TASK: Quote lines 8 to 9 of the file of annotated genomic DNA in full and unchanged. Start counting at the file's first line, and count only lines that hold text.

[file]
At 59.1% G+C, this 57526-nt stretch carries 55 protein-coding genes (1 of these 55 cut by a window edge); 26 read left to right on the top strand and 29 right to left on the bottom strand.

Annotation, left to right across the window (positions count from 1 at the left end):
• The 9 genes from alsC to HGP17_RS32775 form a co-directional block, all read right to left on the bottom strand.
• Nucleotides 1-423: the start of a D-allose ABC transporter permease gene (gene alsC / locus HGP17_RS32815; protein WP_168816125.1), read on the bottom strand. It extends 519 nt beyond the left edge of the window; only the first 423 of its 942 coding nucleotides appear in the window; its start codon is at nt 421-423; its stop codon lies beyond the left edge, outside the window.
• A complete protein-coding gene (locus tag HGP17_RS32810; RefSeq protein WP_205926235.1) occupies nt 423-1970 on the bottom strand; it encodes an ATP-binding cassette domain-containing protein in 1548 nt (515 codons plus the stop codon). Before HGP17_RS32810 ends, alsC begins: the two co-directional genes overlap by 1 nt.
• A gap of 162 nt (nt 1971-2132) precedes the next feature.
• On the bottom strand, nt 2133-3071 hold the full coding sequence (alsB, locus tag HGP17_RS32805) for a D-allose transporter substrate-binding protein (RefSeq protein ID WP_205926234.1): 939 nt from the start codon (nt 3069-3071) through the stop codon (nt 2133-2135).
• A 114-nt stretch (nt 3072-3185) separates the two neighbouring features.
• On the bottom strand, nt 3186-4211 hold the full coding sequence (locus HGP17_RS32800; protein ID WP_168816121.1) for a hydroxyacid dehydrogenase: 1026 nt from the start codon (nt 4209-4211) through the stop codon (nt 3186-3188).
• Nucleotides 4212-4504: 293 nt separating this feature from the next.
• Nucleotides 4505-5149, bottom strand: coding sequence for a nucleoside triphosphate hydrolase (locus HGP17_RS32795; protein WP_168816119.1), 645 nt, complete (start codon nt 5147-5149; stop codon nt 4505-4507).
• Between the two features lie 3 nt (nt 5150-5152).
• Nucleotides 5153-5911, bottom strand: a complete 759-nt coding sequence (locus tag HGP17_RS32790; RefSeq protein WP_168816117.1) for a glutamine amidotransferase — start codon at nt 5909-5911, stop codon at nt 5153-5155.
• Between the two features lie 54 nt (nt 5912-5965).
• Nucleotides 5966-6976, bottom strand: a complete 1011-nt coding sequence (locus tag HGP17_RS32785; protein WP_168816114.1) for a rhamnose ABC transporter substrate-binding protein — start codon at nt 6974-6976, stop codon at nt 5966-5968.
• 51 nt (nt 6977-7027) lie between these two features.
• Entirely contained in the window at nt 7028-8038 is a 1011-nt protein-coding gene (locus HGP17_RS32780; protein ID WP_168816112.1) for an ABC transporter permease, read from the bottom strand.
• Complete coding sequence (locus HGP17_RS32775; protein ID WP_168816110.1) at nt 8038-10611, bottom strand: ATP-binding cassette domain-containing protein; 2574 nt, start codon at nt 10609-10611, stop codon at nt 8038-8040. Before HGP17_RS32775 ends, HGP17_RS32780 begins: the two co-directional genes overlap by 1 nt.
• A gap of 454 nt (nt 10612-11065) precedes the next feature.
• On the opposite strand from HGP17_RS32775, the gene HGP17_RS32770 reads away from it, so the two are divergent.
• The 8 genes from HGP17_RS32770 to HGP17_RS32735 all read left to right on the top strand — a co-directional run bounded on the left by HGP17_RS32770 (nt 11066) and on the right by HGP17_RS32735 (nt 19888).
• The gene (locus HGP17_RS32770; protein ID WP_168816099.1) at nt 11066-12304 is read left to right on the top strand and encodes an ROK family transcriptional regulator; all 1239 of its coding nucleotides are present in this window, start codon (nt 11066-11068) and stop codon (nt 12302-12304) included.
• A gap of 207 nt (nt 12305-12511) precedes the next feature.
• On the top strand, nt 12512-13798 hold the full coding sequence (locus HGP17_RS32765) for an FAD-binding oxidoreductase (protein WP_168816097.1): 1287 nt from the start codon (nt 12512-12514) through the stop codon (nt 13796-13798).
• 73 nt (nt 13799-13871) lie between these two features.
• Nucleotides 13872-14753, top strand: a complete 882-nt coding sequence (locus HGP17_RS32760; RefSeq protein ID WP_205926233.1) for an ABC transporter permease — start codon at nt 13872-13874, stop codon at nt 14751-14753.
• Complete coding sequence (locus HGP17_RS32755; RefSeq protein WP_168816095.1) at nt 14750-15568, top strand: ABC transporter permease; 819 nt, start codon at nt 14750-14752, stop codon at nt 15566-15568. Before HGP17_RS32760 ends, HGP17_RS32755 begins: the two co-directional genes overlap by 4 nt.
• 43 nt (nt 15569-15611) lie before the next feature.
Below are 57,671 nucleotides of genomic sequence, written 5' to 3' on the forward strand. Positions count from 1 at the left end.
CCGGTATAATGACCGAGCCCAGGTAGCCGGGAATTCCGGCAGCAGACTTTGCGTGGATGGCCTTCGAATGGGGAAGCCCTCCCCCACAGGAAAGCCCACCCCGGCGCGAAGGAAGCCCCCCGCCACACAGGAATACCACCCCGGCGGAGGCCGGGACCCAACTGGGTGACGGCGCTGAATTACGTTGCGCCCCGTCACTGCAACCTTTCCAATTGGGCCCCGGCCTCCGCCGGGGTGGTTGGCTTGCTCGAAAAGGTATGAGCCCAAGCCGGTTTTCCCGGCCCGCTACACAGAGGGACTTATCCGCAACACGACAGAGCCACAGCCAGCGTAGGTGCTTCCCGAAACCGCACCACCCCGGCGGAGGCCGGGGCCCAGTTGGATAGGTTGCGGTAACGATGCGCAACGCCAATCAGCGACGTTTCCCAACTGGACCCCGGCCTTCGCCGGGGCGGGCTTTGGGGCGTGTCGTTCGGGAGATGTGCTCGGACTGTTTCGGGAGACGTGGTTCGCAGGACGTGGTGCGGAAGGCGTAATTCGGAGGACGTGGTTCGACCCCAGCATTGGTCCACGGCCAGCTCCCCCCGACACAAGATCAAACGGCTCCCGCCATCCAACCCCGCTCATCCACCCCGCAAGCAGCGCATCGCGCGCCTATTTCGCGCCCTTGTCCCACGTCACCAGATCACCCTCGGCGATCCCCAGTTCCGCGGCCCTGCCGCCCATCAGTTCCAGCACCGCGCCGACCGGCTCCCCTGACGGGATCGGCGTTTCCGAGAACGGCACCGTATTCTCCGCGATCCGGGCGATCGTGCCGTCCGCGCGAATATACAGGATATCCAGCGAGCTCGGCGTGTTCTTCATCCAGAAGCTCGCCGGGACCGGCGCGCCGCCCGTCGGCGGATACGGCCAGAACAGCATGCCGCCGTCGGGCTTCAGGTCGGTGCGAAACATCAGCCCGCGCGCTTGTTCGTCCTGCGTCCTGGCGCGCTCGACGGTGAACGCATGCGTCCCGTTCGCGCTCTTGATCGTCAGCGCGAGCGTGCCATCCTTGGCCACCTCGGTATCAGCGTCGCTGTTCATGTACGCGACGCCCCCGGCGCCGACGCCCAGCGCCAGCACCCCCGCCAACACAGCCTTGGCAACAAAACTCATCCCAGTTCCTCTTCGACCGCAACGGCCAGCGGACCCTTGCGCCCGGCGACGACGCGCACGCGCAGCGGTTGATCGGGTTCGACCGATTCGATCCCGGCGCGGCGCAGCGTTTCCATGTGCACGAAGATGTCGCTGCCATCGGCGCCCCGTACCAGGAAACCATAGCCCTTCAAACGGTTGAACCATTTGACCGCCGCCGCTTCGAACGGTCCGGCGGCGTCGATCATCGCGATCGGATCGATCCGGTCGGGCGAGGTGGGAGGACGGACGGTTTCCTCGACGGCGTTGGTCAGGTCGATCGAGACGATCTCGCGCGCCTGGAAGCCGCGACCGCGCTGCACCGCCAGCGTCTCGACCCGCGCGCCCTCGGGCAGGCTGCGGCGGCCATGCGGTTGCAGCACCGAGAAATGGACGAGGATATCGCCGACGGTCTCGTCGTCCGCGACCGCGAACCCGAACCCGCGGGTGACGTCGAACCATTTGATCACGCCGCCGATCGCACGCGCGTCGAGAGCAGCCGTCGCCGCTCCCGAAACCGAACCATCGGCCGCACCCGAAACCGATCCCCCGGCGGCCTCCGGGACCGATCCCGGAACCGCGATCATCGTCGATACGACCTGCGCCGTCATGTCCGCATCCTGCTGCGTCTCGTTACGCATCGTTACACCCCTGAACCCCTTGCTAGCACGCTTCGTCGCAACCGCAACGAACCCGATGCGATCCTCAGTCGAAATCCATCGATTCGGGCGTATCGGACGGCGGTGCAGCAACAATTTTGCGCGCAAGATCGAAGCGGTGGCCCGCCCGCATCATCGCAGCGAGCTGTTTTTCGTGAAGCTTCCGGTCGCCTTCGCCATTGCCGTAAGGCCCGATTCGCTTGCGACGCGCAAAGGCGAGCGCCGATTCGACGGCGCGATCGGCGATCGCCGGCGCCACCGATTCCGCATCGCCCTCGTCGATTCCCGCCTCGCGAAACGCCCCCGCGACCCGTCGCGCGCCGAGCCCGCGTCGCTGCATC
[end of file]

• A 114-nt stretch (nt 3072-3185) separates the two neighbouring features.
• On the bottom strand, nt 3186-4211 hold the full coding sequence (locus HGP17_RS32800; protein ID WP_168816121.1) for a hydroxyacid dehydrogenase: 1026 nt from the start codon (nt 4209-4211) through the stop codon (nt 3186-3188).